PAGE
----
Step #9 – As a QA or tester, the next step is to validate your tests. If you did not validate your test methods, it basically means your testing process is incomplete. To validate your tests, TestNG provides assertions for it. So, let us investigate them to complete your TestNG tutorial.

TestNG Assertions

Like JUnit, TestNG provides multiple-level assertions to validate your actual results against your expected results. Few of the commonly used assertions are:

  1. assertTrue– This assertion verifies whether the defined condition is true or not. If true, it will pass the test case. If not, it will fail the test case
  2. assertFalse– This assertion verifies whether the defined condition is false or not. If false, it will pass the test case. If not, it will fail the test case
  3. assertEquals– This assertion compares the expected value with the actual value. If both are the same, it passes the test case. If not, it fails the test case. You can compare strings, objects, integer values etc. using this assert
  4. assertNotEquals: This is just opposite to what assertEquals does. If actual matches the expected, the test case fails, else the test case passes

An important part to note in assertions is that your tests will not execute to the next line of code if your assertions failed. It will automatically jump to the next test annotated method.

Now, let us try to validate our code snippet below using assertions. In the snippet above, in the @AfterClass method, we will be verifying the current URL we are on and the expected URL, which should be the signup page.

public void postSignUp()
Assert.assertEquals(driver.getCurrentUrl(), "");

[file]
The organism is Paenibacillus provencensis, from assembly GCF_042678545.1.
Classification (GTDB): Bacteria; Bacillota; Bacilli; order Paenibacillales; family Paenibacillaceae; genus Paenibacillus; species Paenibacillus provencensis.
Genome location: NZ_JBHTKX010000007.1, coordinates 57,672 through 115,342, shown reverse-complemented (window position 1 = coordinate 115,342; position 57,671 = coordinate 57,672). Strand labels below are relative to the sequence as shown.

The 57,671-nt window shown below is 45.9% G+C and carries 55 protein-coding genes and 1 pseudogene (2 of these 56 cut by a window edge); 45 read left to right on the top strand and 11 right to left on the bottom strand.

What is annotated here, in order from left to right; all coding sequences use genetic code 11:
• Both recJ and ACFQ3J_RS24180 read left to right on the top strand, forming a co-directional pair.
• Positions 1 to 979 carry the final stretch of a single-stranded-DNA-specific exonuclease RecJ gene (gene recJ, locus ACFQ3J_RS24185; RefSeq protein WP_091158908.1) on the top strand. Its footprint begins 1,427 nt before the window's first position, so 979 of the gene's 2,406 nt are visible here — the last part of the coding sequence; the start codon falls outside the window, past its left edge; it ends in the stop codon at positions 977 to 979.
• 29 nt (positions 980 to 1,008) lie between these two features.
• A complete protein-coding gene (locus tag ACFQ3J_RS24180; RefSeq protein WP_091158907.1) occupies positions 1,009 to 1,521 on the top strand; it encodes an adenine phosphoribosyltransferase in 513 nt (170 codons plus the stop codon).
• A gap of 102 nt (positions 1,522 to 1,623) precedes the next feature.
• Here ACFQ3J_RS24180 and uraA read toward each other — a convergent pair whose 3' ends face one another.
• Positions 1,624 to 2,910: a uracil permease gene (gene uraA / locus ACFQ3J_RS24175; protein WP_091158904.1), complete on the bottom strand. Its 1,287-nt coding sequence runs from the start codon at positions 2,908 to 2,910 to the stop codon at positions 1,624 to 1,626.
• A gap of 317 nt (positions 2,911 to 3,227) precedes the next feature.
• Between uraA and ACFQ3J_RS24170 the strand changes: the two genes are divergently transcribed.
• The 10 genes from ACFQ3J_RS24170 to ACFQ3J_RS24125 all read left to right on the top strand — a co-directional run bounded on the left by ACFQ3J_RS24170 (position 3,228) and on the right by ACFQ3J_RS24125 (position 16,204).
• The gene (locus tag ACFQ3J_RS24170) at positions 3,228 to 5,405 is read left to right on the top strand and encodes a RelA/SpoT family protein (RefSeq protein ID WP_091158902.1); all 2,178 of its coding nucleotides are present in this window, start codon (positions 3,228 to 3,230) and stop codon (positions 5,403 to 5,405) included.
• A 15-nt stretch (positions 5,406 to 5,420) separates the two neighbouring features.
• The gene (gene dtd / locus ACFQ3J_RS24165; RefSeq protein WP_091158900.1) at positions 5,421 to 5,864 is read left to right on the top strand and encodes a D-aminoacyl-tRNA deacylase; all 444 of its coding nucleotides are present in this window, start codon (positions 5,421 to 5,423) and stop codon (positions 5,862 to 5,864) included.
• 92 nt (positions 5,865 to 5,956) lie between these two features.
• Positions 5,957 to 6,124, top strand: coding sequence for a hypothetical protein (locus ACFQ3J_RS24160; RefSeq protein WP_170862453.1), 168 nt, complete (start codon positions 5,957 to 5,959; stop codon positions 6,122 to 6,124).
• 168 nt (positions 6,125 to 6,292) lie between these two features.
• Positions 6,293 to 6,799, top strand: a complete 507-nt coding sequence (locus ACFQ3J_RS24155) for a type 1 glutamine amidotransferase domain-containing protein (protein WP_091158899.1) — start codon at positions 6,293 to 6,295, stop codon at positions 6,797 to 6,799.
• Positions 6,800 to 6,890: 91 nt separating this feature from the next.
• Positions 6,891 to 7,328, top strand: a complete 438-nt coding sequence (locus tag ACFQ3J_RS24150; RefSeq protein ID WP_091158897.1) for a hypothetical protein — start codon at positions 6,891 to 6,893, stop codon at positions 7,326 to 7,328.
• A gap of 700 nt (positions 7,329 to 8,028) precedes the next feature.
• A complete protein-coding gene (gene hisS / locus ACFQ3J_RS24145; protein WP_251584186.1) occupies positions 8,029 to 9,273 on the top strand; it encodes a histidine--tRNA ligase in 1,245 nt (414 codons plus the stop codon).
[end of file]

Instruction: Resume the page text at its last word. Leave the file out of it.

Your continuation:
Make this change in your code snippet above and execute it. The test case should pass. Also try giving another expected URL, to validate if the tests fail.

What is Parameterization in TestNG?

Parameterization is a powerful feature of TestNG that allows you to write more efficient and effective tests by reusing the same test logic with different input data.. It is useful when you need to test a particular functionality with different input values to ensure that it works correctly in all scenarios.

Key Takeaways

TestNG makes automated tests more structured, readable, maintainable, and user-friendly. It provides powerful features and reporting. Its high-end annotations like dataprovider, make it easier to scale up, as you perform cross browser testing across multiple devices, browsers, and their versions.

  • Do note that BrowserStack supports both running Selenium tests using TestNG and running Selenium tests using JUnit.
  • As an engineering function, if you are automating your test cases and considering choosing the right framework, start by listing your current needs and usage. A
  • lso, think about what you will need as you scale. Then decide on the framework that works best for you.
  • Avoid picking the latest framework in the market since that might hamper you from scaling down the line.